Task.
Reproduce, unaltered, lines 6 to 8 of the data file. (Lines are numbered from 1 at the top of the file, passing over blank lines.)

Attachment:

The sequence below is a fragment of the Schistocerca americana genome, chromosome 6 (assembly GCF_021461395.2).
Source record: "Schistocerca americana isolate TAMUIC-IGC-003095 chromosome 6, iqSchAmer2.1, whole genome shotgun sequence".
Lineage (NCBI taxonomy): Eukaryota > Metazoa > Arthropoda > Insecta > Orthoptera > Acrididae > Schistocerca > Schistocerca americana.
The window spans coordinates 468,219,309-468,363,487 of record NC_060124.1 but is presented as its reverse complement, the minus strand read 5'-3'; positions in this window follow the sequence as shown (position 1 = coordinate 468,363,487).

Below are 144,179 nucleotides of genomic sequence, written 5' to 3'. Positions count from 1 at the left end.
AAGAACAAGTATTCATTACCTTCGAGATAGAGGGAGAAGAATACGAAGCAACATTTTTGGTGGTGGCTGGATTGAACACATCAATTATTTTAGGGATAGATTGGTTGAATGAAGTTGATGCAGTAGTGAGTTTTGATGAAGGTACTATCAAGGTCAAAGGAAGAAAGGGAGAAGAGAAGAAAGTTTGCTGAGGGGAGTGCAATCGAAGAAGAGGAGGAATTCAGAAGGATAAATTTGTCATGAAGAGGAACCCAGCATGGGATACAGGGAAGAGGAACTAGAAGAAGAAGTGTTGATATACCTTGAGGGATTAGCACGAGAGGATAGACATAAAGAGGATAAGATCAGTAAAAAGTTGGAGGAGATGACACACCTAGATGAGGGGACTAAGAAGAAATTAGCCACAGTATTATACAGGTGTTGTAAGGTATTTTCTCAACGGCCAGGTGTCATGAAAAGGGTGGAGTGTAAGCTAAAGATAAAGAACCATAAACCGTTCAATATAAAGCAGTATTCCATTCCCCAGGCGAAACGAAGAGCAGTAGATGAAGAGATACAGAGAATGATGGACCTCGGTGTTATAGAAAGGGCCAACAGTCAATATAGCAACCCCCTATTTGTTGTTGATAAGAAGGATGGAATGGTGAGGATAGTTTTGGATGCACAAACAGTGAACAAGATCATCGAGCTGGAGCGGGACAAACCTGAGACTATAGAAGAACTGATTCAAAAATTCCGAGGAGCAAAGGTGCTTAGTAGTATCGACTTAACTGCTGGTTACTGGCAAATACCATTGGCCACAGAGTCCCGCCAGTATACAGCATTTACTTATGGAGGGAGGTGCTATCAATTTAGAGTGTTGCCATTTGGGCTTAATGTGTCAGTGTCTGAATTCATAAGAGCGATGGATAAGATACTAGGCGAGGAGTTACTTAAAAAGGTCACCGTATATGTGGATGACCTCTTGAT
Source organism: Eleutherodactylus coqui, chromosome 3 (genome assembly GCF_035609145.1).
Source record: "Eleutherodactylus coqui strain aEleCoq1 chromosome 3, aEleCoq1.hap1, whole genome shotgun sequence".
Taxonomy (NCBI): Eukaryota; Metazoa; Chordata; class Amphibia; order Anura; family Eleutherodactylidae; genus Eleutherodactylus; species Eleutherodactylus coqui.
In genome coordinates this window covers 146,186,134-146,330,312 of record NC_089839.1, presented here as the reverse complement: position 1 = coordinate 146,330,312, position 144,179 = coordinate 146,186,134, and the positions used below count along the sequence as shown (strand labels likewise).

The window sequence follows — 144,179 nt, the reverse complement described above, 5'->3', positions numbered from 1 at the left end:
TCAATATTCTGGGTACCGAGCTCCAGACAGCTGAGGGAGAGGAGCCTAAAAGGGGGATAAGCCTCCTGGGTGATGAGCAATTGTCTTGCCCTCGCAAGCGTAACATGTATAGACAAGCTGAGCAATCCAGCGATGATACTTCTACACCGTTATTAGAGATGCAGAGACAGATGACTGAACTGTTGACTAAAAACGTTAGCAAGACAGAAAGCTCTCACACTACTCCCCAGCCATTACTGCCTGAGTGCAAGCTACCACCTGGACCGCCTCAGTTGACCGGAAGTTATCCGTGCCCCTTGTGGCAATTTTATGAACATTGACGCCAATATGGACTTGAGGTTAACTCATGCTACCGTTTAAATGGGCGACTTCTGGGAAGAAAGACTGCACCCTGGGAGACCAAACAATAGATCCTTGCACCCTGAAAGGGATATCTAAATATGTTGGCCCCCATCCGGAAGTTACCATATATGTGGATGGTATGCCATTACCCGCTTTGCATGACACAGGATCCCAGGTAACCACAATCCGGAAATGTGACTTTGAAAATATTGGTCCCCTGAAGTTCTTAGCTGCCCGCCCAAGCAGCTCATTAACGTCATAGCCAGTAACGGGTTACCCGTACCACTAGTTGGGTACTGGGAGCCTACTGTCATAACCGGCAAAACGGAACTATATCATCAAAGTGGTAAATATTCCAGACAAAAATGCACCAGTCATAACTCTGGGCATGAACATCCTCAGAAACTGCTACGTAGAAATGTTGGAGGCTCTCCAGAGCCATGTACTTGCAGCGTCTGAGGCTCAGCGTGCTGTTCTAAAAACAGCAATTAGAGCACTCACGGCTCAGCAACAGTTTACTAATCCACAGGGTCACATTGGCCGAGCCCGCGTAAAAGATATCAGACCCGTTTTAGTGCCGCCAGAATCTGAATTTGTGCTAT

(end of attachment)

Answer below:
AAGAACAAGTATTCATTACCTTCGAGATAGAGGGAGAAGAATACGAAGCAACATTTTTGGTGGTGGCTGGATTGAACACATCAATTATTTTAGGGATAGATTGGTTGAATGAAGTTGATGCAGTAGTGAGTTTTGATGAAGGTACTATCAAGGTCAAAGGAAGAAAGGGAGAAGAGAAGAAAGTTTGCTGAGGGGAGTGCAATCGAAGAAGAGGAGGAATTCAGAAGGATAAATTTGTCATGAAGAGGAACCCAGCATGGGATACAGGGAAGAGGAACTAGAAGAAGAAGTGTTGATATACCTTGAGGGATTAGCACGAGAGGATAGACATAAAGAGGATAAGATCAGTAAAAAGTTGGAGGAGATGACACACCTAGATGAGGGGACTAAGAAGAAATTAGCCACAGTATTATACAGGTGTTGTAAGGTATTTTCTCAACGGCCAGGTGTCATGAAAAGGGTGGAGTGTAAGCTAAAGATAAAGAACCATAAACCGTTCAATATAAAGCAGTATTCCATTCCCCAGGCGAAACGAAGAGCAGTAGATGAAGAGATACAGAGAATGATGGACCTCGGTGTTATAGAAAGGGCCAACAGTCAATATAGCAACCCCCTATTTGTTGTTGATAAGAAGGATGGAATGGTGAGGATAGTTTTGGATGCACAAACAGTGAACAAGATCATCGAGCTGGAGCGGGACAAACCTGAGACTATAGAAGAACTGATTCAAAAATTCCGAGGAGCAAAGGTGCTTAGTAGTATCGACTTAACTGCTGGTTACTGGCAAATACCATTGGCCACAGAGTCCCGCCAGTATACAGCATTTACTTATGGAGGGAGGTGCTATCAATTTAGAGTGTTGCCATTTGGGCTTAATGTGTCAGTGTCTGAATTCATAAGAGCGATGGATAAGATACTAGGCGAGGAGTTACTTAAAAAGGTCACCGTATATGTGGATGACCTCTTGAT
Source organism: Eleutherodactylus coqui, chromosome 3 (genome assembly GCF_035609145.1).
Source record: "Eleutherodactylus coqui strain aEleCoq1 chromosome 3, aEleCoq1.hap1, whole genome shotgun sequence".